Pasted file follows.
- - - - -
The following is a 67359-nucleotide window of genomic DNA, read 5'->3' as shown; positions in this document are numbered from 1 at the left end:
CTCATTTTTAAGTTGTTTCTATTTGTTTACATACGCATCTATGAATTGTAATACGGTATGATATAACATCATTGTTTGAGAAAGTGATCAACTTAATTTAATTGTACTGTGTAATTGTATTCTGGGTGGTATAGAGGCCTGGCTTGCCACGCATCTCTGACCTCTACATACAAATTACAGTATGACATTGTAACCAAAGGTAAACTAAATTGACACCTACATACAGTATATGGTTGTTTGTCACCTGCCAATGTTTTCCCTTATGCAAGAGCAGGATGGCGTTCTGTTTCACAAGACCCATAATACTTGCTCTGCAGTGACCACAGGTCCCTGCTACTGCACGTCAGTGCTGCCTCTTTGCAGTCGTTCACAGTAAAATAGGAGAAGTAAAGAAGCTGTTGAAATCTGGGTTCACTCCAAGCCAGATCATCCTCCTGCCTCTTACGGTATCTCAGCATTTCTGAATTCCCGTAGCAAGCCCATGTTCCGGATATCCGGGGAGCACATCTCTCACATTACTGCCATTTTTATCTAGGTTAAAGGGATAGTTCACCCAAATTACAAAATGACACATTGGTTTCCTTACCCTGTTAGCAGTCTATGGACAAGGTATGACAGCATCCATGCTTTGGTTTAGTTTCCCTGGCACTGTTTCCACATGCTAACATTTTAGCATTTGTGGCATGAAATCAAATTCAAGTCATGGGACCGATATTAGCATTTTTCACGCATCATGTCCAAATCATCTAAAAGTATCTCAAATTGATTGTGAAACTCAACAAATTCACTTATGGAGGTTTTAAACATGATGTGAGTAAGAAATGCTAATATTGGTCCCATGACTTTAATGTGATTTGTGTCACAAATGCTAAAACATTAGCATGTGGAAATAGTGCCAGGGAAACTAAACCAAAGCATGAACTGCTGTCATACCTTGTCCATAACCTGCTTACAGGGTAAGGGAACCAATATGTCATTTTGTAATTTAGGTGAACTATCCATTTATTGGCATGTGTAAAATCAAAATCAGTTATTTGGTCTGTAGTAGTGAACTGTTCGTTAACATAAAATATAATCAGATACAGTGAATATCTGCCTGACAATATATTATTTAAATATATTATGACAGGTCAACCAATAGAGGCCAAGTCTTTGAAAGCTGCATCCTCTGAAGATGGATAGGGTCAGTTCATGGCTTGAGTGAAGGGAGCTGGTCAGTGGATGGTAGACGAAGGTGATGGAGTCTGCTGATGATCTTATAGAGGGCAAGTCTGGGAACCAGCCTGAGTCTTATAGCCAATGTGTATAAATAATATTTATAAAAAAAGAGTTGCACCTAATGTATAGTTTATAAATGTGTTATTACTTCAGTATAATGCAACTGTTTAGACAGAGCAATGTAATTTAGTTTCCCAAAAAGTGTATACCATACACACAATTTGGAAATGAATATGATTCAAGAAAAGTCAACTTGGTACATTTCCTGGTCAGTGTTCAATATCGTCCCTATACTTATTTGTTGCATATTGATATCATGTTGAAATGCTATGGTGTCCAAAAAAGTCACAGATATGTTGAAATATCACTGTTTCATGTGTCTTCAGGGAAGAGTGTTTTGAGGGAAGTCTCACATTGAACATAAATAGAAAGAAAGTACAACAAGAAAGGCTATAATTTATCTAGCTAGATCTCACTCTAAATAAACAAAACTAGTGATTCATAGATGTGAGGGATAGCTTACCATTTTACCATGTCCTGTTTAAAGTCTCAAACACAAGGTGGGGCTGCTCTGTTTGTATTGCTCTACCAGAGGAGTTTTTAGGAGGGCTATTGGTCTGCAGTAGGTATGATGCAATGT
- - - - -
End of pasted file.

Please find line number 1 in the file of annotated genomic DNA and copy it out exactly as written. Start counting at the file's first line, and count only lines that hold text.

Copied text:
The following is a 67359-nucleotide window of genomic DNA, read 5'->3' as shown; positions in this document are numbered from 1 at the left end: